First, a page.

The degree of dislocation and horror in the Great Depression were relatively unprecedented (1897 was arguably worse in the US, but not nearly as global). Intimating that the liquidity issues that banks are working through will create a similar event is as irresponsible as driving drunk. It also appears to play to some base desire in the media to hearken back to those Yellow days in the name of some pageviews, but hey – we’re in a Great Depression! Meg has to buy fried dough and patch her Hooverville tent!

  18. @spinachdip:

    Come on. This is a mild recession. What evidence is there to the contrary that this is any different than previous occasions? Banking may be the wounded industry this time, but it’s not like liquidity contagion hasn’t happened since 1930. We already went through this in 1998, and 1987. Stop stockpiling beef jerky and relax.

  19. spinachdip says:

    I’m not trying to be all chicken little here, but previous crises have been mere bursting of the bubble and subsequent correction (dot com bubble, for one), a shift in the business landscape (shift away from manufacturing in early 90s) or a contained fallout (S&L, Long Term Capital Management).

    I’m getting that this isn’t simply a credit crunch, but a crisis of confidence in the capital market, which we haven’t seen in earlier recessions and corrections.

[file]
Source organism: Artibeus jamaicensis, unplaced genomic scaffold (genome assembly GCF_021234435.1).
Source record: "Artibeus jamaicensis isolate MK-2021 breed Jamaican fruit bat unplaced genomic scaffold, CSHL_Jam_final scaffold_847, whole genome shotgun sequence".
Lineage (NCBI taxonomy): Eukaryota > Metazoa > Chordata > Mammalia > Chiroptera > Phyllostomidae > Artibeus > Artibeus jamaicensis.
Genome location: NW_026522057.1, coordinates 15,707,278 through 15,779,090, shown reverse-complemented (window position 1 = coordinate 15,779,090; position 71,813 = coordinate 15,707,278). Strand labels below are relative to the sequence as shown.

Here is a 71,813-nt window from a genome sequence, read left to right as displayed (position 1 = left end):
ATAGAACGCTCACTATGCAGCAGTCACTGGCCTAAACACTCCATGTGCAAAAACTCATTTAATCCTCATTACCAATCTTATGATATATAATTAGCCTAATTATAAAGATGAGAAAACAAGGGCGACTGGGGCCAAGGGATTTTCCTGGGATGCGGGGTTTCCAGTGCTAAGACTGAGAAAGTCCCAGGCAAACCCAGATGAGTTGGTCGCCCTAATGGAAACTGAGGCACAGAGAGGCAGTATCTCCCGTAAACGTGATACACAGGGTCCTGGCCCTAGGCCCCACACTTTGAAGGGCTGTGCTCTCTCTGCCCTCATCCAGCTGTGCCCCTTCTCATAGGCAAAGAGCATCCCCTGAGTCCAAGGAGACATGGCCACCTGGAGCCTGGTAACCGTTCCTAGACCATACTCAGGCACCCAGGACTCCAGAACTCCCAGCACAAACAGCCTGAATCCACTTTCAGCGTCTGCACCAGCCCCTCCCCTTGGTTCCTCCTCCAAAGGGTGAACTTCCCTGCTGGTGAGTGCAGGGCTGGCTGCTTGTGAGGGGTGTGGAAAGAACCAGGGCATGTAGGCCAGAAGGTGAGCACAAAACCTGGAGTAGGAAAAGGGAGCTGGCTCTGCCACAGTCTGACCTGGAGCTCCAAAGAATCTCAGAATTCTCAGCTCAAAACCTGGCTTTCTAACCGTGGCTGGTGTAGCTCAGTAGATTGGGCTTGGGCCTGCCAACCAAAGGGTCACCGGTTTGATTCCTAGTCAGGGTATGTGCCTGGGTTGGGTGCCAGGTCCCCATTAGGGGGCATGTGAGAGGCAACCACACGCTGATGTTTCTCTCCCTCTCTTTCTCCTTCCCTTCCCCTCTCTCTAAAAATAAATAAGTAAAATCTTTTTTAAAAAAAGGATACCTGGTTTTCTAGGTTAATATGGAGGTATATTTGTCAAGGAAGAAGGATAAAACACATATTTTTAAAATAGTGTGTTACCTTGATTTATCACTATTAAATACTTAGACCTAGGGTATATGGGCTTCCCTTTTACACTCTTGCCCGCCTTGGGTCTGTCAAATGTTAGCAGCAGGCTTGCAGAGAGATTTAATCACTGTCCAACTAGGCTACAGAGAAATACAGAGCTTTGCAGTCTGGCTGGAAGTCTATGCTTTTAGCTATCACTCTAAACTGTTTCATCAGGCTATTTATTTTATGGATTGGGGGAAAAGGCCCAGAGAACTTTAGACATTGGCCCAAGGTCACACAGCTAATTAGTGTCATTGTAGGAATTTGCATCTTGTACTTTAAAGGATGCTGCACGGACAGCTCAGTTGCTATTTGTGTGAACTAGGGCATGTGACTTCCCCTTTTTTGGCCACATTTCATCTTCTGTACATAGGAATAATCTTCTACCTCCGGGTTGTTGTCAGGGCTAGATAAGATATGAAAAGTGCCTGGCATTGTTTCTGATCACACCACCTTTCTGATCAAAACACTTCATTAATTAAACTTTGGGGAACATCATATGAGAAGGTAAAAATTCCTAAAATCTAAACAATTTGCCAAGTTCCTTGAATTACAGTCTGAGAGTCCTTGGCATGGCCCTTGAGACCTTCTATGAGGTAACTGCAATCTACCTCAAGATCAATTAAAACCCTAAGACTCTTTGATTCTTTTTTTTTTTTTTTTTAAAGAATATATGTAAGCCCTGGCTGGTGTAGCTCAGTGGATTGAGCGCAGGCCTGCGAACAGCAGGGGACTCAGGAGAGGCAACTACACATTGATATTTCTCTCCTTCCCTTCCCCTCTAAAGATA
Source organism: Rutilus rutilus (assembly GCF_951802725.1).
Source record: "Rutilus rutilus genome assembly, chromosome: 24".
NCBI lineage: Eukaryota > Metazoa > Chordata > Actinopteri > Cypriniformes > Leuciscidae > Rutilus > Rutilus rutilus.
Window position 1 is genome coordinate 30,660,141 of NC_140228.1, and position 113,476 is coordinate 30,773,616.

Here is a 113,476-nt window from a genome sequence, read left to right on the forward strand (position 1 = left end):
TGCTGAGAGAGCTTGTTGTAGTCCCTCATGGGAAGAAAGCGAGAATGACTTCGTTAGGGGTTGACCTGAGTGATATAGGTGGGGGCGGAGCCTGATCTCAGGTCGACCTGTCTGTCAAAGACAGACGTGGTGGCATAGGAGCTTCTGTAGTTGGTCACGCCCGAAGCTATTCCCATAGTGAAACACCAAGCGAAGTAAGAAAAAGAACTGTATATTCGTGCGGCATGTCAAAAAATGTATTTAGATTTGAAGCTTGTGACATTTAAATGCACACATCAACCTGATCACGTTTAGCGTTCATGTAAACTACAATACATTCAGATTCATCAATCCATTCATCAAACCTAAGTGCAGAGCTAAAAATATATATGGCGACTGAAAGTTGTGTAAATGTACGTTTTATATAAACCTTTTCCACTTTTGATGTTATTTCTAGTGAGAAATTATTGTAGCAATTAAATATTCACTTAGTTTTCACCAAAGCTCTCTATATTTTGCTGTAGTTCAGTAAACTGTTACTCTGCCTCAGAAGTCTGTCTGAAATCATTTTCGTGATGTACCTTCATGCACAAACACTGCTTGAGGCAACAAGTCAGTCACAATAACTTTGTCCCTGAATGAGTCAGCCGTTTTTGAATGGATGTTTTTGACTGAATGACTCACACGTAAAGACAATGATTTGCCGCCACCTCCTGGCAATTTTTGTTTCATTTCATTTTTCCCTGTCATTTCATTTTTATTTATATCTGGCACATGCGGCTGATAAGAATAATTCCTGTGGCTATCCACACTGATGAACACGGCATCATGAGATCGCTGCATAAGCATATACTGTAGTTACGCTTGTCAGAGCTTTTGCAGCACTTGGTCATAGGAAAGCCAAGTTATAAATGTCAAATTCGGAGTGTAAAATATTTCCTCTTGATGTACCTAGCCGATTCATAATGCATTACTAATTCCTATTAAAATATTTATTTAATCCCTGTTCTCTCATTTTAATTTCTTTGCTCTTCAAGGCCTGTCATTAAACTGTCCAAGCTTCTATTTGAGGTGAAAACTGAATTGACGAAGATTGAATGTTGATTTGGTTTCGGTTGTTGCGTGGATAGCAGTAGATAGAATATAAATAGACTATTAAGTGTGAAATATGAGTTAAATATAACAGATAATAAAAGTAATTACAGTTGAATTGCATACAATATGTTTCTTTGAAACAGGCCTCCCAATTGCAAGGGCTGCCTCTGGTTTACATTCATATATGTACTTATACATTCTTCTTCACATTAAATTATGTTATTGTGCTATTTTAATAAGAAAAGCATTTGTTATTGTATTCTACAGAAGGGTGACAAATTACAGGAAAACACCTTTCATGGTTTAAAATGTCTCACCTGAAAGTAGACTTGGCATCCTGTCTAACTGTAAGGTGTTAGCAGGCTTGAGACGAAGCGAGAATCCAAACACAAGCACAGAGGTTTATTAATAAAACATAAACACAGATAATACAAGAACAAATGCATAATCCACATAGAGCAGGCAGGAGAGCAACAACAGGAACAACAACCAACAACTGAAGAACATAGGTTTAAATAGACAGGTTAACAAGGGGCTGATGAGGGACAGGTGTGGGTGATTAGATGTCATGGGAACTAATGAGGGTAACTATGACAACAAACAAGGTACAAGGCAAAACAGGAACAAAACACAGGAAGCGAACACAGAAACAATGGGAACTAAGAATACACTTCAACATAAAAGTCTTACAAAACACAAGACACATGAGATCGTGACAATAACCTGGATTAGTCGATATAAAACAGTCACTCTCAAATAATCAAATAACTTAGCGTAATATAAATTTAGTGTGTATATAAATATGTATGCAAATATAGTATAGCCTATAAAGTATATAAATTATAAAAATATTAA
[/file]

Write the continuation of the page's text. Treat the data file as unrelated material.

Which isn’t to say this is the second coming of the Great Depression. It’s probably closer to the Asian banking crisis of the late 90s.

  20. camille_javal says:

    @laserjobs: Yeah, apparently banks used to *deny* loans to people sometimes for that very reason. Shocking.

  21. dweebster says:

    Brother can you spare a dime.

    I don’t think it’s very exaggerated at all. In the ’30s working people didn’t have easy access to all the credit cards, student loans, wildly inflated home values, etc upon which the present economy rests. Real wages for most people have been flat or worse for years, and with the war and gas prices the housing bubble was overdue to finally burst. What kind of working person can truly afford a half million “working class” home on $20-40/hour combined income?

    And with Sears seemingly on the brink of bankruptcy, where will all the appliance boxes come from for the “Clinton/Bush Towns” that’ll likely be popping up around the country in due time?

  22. dragonfire81 says:

    You’ll forgive me if I have little sympathy. The banks did this to themselves.

    “Let’s loan a bunch of money to people with bad credit and see what happens.”

    Surely it must have crossed someone’s mind at some point that a lot of these people would never be able to pay off the loans.

    It was a very stupid, avoidable risk if you ask me. Now the whole country is paying for it.

  23. Tallanvor says: